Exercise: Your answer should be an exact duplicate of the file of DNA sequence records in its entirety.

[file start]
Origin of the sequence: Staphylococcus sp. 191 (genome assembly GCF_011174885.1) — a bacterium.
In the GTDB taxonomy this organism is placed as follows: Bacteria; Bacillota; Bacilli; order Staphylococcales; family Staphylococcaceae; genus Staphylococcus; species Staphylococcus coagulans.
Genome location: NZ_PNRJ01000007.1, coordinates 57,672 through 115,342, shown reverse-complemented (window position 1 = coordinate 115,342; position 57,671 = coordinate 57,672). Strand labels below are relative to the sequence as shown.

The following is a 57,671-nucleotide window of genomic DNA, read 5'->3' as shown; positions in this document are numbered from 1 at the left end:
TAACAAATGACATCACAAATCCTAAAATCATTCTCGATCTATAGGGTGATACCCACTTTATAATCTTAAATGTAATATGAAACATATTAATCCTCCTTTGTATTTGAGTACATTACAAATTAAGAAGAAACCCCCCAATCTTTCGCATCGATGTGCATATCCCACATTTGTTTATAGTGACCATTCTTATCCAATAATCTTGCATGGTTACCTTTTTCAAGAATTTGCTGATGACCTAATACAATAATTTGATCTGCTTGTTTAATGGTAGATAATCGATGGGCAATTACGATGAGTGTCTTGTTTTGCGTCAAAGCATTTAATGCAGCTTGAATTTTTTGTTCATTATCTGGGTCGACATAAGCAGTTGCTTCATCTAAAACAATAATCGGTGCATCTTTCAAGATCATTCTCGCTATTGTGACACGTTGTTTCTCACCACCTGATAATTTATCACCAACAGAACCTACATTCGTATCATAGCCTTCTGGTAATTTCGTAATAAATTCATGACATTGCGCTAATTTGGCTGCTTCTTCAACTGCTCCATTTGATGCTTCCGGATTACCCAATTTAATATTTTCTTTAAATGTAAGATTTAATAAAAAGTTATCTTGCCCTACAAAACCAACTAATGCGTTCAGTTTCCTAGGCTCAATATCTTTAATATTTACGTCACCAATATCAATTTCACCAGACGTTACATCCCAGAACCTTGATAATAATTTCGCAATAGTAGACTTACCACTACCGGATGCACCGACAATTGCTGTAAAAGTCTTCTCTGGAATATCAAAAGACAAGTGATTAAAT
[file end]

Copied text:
Origin of the sequence: Staphylococcus sp. 191 (genome assembly GCF_011174885.1) — a bacterium.
In the GTDB taxonomy this organism is placed as follows: Bacteria; Bacillota; Bacilli; order Staphylococcales; family Staphylococcaceae; genus Staphylococcus; species Staphylococcus coagulans.
Genome location: NZ_PNRJ01000007.1, coordinates 57,672 through 115,342, shown reverse-complemented (window position 1 = coordinate 115,342; position 57,671 = coordinate 57,672). Strand labels below are relative to the sequence as shown.

The following is a 57,671-nucleotide window of genomic DNA, read 5'->3' as shown; positions in this document are numbered from 1 at the left end:
TAACAAATGACATCACAAATCCTAAAATCATTCTCGATCTATAGGGTGATACCCACTTTATAATCTTAAATGTAATATGAAACATATTAATCCTCCTTTGTATTTGAGTACATTACAAATTAAGAAGAAACCCCCCAATCTTTCGCATCGATGTGCATATCCCACATTTGTTTATAGTGACCATTCTTATCCAATAATCTTGCATGGTTACCTTTTTCAAGAATTTGCTGATGACCTAATACAATAATTTGATCTGCTTGTTTAATGGTAGATAATCGATGGGCAATTACGATGAGTGTCTTGTTTTGCGTCAAAGCATTTAATGCAGCTTGAATTTTTTGTTCATTATCTGGGTCGACATAAGCAGTTGCTTCATCTAAAACAATAATCGGTGCATCTTTCAAGATCATTCTCGCTATTGTGACACGTTGTTTCTCACCACCTGATAATTTATCACCAACAGAACCTACATTCGTATCATAGCCTTCTGGTAATTTCGTAATAAATTCATGACATTGCGCTAATTTGGCTGCTTCTTCAACTGCTCCATTTGATGCTTCCGGATTACCCAATTTAATATTTTCTTTAAATGTAAGATTTAATAAAAAGTTATCTTGCCCTACAAAACCAACTAATGCGTTCAGTTTCCTAGGCTCAATATCTTTAATATTTACGTCACCAATATCAATTTCACCAGACGTTACATCCCAGAACCTTGATAATAATTTCGCAATAGTAGACTTACCACTACCGGATGCACCGACAATTGCTGTAAAAGTCTTCTCTGGAATATCAAAAGACAAGTGATTAAAT